(I actually wrote this a couple of months ago, after missing a gancho lead and 2 boleo leads. In my defense, I had not actually learned either of those. This lovely leader was, after reading my blog, very excited to dance with me - and I with him. But I didn't have the chance to tell him how much of a beginner I was before we started dancing. He was sweet, and very polite - if not a bit puzzled by my performance.)
To my latest leader after our awkward first tanda:
Don't worry. I have to explain this all the time. My writing, in its quantity and emotion - seems to give the impression that I am an experienced dancer. I'm not. You could not have known that before we danced. I am an experienced listener of tango music - but not an experienced tango dancer.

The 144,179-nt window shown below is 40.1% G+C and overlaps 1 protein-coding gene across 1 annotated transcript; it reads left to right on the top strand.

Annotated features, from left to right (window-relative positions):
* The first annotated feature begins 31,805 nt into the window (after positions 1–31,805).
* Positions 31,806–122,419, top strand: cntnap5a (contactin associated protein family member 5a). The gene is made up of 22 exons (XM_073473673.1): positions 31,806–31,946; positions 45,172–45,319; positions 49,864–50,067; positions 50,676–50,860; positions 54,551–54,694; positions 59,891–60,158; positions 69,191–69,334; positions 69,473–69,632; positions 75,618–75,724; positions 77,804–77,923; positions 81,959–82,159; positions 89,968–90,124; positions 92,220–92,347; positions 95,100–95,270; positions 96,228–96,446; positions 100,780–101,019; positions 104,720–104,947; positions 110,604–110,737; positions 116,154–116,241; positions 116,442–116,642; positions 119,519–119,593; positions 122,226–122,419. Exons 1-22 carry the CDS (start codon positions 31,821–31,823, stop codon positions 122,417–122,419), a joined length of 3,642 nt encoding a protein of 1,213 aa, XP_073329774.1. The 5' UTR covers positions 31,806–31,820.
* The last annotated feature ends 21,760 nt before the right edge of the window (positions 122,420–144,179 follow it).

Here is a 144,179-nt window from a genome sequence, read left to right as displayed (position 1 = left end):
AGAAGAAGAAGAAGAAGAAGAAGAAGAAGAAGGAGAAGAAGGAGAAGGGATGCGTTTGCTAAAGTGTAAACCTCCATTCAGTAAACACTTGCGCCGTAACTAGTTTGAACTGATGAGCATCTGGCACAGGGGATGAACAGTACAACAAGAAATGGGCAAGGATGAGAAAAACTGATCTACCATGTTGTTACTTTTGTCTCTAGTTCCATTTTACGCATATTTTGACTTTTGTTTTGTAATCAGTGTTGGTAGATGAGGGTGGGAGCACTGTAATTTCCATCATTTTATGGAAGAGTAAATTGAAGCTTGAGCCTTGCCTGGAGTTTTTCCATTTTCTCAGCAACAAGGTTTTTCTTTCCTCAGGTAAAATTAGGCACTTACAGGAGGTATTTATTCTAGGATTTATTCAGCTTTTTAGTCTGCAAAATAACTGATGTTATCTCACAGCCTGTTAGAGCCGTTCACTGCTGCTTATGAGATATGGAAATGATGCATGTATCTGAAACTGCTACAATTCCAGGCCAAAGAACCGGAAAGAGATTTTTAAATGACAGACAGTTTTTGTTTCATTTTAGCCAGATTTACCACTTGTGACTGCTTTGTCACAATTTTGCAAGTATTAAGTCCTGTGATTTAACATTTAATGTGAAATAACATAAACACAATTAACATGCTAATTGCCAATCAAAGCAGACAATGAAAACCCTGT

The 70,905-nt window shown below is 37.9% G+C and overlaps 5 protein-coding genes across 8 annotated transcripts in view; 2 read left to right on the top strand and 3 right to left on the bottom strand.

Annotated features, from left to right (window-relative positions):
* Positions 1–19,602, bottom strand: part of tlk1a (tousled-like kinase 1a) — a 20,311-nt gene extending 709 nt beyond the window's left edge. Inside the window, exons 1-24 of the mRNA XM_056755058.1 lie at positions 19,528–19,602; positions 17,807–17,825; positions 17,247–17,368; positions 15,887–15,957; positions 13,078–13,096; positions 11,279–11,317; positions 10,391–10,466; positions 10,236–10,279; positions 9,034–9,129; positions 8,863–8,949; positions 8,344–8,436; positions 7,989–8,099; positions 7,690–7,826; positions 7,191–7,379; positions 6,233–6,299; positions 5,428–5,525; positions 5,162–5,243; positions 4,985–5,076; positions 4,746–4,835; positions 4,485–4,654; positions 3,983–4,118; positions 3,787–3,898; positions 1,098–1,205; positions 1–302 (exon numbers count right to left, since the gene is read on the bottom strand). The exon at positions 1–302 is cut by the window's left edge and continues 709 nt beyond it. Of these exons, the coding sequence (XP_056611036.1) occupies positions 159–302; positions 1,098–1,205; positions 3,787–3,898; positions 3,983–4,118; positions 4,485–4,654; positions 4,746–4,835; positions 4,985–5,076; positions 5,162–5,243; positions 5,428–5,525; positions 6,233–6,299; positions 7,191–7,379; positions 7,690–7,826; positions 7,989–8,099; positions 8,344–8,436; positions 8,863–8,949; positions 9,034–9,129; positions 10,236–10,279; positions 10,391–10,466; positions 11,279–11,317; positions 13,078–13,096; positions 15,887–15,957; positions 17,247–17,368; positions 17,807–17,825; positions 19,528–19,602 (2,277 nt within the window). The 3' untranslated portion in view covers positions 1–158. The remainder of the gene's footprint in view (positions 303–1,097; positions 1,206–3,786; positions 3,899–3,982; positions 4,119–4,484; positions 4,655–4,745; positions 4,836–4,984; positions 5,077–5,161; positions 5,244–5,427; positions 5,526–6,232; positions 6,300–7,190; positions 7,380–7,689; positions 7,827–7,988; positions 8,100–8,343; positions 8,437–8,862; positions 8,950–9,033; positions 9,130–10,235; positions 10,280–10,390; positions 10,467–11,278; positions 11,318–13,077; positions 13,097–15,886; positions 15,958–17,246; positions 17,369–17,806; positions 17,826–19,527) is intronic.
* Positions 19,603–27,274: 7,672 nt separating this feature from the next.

I am a tango blogger, a tango reader, a tango pusher . . . because I am a tango dancer. I was a writer first, so I put everything I can't dance into words - and everything I can't write, I put into my dance.
Unfortunately (for my dance anyway) I write a great deal more than I dance. I wish that were not so at times.
I'd rather be dancing.
Everyone knows writers are peculiar. We take risks. We don't look both ways. We run with scissors. We go outside in the rain. We count our chickens before they're hatched.
We never hedge our bets.
And we never look before we leap - or how would we have the nerve to write anything?
Truly. Madly. Deeply, we fall.
We open ourselves up to as many new and different lives as we can. We want to see from other eyes - different eyes.
Following, in this way, is perfect for me - so I can see the dance through your eyes. Through your body, your skin. I still see my dance - our dance, the dance we make together with the music and the floor and the dancers around us.
But in our connection, I can see a little bit through you.
A writer's dream.
Thank you for the dance.